Full text: papers communicated to the first International Eugenics Congress held at the University of London, July 24th to 30th, 1912

J52Section II.C. B. Davenport. 
uncle and niece, or of aunt and nephew, are forbidden. When it comes to 
the mating of cousins, legislators have been in much greater doubt. About 
a third of the States forbid such marriages, and these are chiefly in the 
western, or more recently settled, territory. In most European States, I am 
informed, no legal limitation to the marriage of cousins exists 
Let us now consider in how far there is a biological justification for these 
laws. I know that there are those who hold that the mating even of brother 
and sister for generations may result in offspring without blemish. We are 
referred to the Incas of Peru, about whom we know little in detail, and to 
the Ptolomies, of whom we know a little more, but not as much as a well- 
trained field worker of the Eugenics Record Office would discover in two or 
three days. The last Cleopatra, the daughter of a brother and sister, is 
pointed out to us as the great argument against the evil effects of incestuous 
marriages. That she was the crowning flower of a beautiful race may be 
admitted, but is there any doubt that, were she living to-day, she would be 
placed in the manic-depressive ward of a hospital for the insane, with 
further history of paranoia and erotomania ? But we, too, have histories of 
incest, brought in by our field workers; histories of families brought up, 
not in palaces, but in hovels in the woods. For example, a criminalistic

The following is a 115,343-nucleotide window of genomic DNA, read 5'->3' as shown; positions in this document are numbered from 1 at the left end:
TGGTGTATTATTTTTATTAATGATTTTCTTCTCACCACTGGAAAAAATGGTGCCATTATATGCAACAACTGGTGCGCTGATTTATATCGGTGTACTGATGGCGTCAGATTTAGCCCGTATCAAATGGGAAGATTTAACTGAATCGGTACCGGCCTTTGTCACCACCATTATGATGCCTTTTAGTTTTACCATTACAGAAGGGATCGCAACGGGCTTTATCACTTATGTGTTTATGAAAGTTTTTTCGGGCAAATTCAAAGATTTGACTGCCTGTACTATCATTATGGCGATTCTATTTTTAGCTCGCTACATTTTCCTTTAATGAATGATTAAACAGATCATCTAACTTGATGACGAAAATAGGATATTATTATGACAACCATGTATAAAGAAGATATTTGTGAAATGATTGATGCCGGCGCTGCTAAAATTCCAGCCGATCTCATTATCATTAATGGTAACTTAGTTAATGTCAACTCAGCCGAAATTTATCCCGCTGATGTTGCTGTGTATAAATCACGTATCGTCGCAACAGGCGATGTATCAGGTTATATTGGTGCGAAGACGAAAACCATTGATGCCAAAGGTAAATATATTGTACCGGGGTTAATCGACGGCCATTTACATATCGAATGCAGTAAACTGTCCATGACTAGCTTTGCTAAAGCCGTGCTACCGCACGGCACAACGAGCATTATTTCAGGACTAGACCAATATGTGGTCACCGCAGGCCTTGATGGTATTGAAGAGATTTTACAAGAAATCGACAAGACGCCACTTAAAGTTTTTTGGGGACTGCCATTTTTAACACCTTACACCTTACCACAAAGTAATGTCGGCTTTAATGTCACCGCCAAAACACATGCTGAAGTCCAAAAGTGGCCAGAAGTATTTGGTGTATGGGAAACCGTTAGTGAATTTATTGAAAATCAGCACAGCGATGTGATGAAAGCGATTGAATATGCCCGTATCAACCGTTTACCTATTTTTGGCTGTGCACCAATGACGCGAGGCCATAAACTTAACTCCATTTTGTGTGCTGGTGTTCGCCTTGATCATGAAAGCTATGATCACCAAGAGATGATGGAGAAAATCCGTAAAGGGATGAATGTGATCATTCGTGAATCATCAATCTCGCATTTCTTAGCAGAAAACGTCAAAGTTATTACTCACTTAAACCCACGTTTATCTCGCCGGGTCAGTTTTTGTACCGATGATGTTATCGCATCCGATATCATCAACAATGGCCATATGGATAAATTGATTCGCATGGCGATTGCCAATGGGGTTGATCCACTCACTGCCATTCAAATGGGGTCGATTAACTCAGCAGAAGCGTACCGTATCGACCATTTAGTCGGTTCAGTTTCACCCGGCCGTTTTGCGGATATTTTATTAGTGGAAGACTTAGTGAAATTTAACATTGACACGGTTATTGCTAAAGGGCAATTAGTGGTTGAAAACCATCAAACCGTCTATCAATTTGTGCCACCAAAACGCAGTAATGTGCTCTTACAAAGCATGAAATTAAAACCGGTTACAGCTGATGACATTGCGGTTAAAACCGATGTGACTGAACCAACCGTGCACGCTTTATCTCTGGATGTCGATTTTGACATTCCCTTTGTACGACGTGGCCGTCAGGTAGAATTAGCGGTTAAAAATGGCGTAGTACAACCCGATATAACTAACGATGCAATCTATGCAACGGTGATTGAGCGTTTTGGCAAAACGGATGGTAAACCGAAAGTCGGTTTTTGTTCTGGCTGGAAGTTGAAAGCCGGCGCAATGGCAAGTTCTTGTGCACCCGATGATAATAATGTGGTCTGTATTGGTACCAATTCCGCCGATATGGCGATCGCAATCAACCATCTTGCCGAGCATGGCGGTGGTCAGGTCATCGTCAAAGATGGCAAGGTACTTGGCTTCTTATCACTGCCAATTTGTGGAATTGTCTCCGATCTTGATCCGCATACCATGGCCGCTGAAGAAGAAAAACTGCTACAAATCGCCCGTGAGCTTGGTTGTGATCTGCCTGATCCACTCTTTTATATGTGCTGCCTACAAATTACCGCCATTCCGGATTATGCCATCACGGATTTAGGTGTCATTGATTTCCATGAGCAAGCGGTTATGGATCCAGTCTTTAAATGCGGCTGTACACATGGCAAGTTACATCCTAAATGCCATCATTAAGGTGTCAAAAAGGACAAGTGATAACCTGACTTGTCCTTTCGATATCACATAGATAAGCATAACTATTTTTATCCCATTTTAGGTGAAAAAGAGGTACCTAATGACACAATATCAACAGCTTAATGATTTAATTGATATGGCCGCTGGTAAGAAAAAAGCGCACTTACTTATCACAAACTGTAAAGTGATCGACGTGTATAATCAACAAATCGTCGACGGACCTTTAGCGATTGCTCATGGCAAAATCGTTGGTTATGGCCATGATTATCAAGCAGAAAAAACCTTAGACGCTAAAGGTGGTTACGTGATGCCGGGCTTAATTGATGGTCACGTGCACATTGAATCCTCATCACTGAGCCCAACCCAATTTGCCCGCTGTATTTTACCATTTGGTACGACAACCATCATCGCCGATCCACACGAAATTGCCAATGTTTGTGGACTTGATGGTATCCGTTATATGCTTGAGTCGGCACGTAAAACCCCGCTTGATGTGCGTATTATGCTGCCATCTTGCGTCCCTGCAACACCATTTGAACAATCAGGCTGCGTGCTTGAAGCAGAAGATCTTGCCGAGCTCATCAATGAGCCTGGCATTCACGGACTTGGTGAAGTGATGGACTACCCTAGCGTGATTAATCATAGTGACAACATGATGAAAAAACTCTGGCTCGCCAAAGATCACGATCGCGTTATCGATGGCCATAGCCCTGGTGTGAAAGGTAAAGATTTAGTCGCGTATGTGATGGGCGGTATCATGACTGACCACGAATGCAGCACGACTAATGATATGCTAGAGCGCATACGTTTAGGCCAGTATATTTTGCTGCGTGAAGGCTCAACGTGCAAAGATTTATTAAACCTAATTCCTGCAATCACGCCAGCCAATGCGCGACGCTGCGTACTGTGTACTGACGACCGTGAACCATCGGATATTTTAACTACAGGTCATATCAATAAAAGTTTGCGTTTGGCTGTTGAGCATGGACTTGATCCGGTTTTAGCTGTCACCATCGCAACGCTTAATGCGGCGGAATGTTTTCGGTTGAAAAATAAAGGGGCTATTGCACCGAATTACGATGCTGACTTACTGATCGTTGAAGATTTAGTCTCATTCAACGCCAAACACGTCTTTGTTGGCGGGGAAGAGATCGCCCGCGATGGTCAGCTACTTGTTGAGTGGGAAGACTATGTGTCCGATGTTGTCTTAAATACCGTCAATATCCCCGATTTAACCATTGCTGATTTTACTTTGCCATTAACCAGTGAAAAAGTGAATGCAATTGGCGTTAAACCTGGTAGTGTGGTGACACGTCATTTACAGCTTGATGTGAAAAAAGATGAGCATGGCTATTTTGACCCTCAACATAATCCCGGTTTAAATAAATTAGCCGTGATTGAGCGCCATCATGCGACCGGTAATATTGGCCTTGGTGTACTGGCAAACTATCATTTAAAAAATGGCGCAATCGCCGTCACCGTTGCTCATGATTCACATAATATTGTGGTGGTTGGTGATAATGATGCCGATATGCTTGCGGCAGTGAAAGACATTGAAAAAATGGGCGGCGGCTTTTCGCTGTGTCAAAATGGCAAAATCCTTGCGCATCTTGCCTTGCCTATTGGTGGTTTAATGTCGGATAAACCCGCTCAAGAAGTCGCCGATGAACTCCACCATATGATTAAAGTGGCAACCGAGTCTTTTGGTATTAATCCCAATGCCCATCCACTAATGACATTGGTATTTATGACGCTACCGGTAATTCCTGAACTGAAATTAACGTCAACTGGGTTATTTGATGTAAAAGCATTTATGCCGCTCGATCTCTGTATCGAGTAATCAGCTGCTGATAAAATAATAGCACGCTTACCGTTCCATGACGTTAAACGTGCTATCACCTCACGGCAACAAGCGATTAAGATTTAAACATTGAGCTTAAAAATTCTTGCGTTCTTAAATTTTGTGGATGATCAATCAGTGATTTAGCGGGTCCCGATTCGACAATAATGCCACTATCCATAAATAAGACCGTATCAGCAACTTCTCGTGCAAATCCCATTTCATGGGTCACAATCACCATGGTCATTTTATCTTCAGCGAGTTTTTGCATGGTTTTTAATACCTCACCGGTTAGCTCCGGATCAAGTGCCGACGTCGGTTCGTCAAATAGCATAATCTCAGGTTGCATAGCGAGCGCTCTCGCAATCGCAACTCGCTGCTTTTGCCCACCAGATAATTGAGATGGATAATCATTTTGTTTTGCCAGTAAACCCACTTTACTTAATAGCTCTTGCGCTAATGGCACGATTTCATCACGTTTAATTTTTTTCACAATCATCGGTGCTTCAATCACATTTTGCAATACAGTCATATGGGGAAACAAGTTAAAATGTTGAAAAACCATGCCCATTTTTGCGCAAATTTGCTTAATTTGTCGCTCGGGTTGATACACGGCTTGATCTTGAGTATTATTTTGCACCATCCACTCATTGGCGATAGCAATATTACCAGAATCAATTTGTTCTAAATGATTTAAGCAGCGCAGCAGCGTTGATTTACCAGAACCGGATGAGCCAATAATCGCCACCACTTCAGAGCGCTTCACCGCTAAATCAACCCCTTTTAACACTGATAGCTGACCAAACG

man had, by an unknown woman, a number of boys and girls. One of the 
boys, who was a drunken, feeble-minded fellow with criminalistic tendencies, 
has had by his own sister a daughter who is a drunken epileptic. This 
daughter by her own father has had four children of whom one is epileptic, 
two are imbecile, and the fourth was an encephalic monster who died at 
birth. I would undertake to produce two cases of this general sort for each 
case that may be offered of the “ romantic,” “ vivacious ” product of a 
brother and sister mating. And can we doubt that a sober minded people 
have been impressed by such cases as I have cited, have stored them up in 
their memory as part of experience, and have crystallized that experience in 
laws against incest? 
And how about the marriage of first cousins? Are the laws that forbid 
such marriages justifiable? Our modern knowledge of heredity leads to the 
conclusion that cousin marriages (like the marriage of sibs, possibly) is not 
injurious per se, but because such marriages enhance the probability that the 
same defect shall inhere in each of the two germ-oells that unite to start 
the development of the child. While the prohibition of cousin marriages 
is doubtless a rough eugenic measure, it were better if the prohibition were 
qualified somewhat as follows: “ The marriage of cousins is forbidden 
when in the parental fraternity that is common to both, there is a case of 
inability to learn at school, of dementia precox or manic depressive insanity 
in any of their forms, of epilepsy, of congenital deafness, of albinism, or 
of cleft palate/’ Such a restriction in the application of the law might 
well increase the difficulty of administering it, but the law would be 
rendered more significant and less unjust.
        

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